Survey proves fluoride in water works: dentists
FLUORIDATION is the difference between a million dollar smile and a mouth full of fillings, Gladstone dentists say.
Veteran Gladstone dentist Dr Remo Fanelli said the release of Queensland Child Oral Health Survey 2010-2012 proved beyond doubt that fluoridation of water has meant less tooth decay.
He said children particularly benefited.
"Even though permanent teeth don't start coming through until they're about six, the teeth start mineralising and forming around birth," he said.
Dr Fanelli said the low dose provided by water fluoridation helped everyone, including people on the lower end of the socio-economic spectrum who suffer from high decay rates.
Island Sands Dental dentist Dr Kylie Archer agreed that fluoridation was a good thing.
She said she saw the differences between Dalby and Oakey when she worked in southern Queensland.
"Dalby, which had fluoridation, had less caries, while Oakey didn't, and we spent months there," she said.
"Some adults who have come in have beautiful teeth, I ask them where they come from.
"It's always somewhere that has fluoride in the water."
Dr Priya Patel, a dentist at Dental Centre Gladstone, echoed the sentiments.
"From my experience there are less instances of decay in areas that is fluoridated compared to those that are non-fluoridated," she said.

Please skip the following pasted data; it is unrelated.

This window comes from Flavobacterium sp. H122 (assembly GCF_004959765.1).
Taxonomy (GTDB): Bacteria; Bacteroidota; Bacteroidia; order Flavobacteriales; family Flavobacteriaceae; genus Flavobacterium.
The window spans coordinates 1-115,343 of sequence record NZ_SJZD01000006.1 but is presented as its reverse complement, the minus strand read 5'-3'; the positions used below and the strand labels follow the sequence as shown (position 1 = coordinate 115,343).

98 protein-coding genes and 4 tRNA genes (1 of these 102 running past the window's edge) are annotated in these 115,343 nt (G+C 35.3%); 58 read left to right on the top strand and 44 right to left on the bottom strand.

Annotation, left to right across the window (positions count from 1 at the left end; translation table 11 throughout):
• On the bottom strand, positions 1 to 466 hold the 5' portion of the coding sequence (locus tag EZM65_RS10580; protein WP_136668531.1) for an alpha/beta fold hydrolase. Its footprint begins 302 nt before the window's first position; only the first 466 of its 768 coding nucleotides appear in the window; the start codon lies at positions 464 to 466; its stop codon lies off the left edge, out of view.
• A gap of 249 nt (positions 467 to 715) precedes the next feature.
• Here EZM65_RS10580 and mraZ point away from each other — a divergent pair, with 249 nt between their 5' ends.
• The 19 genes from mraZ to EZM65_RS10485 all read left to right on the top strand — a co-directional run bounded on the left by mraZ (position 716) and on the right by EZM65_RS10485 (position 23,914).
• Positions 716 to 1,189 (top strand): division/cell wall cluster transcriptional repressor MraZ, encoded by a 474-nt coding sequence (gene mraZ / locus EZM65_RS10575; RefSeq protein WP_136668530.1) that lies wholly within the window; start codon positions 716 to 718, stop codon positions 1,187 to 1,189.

Queensland Health's chief dental officer, Dr Mark Brown, said he hoped the report would encourage local councils which were not currently fluoridating their water supply to take the step in the best interests of their communities.
Fluoridation of Gladstone's drinking water supply is carried out according to the Queensland Government's requirements to 0.7mg/L.
Not everyone is a fan of additive
AN insidious substance that causes major health problems is how some Gladstone residents characterise fluoride.
Seventy-eight-year-old Dell Darrach says a mouthful of fluoridated water makes her sick.
She said she was highly allergic to fluoride and even ice cubes in her lemonade gave her diarrhoea and severe stomach pains.
"It all cleared up as soon as I stopped drinking the town water," she said.
Barbara Smith said she nearly committed suicide because of fluoride.
After undergoing surgery on her lip she suffered an unbearable burning pain, which she said only went away after she started using un-fluoridated water and toothpaste.
"My main concern about fluoridation in Gladstone is that it affects the health of people and animals," she said.
"It causes thyroid problems, and causes ADHD and other brain problems in children."
Jodi-Gayle Barnes said fluoride was a highly toxic substance. She said it was more toxic than lead, but slightly less toxic than arsenic.
The Australian Dental Association said systematic reviews conducted in Australia and overseas consistently report that scientific evidence does not support any association between water fluoridation and any adverse health effects.